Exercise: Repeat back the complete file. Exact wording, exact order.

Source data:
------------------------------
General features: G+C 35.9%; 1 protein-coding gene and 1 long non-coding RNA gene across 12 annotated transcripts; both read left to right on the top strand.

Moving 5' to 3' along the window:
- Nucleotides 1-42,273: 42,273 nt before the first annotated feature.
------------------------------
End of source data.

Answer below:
General features: G+C 35.9%; 1 protein-coding gene and 1 long non-coding RNA gene across 12 annotated transcripts; both read left to right on the top strand.

Moving 5' to 3' along the window:
- Nucleotides 1-42,273: 42,273 nt before the first annotated feature.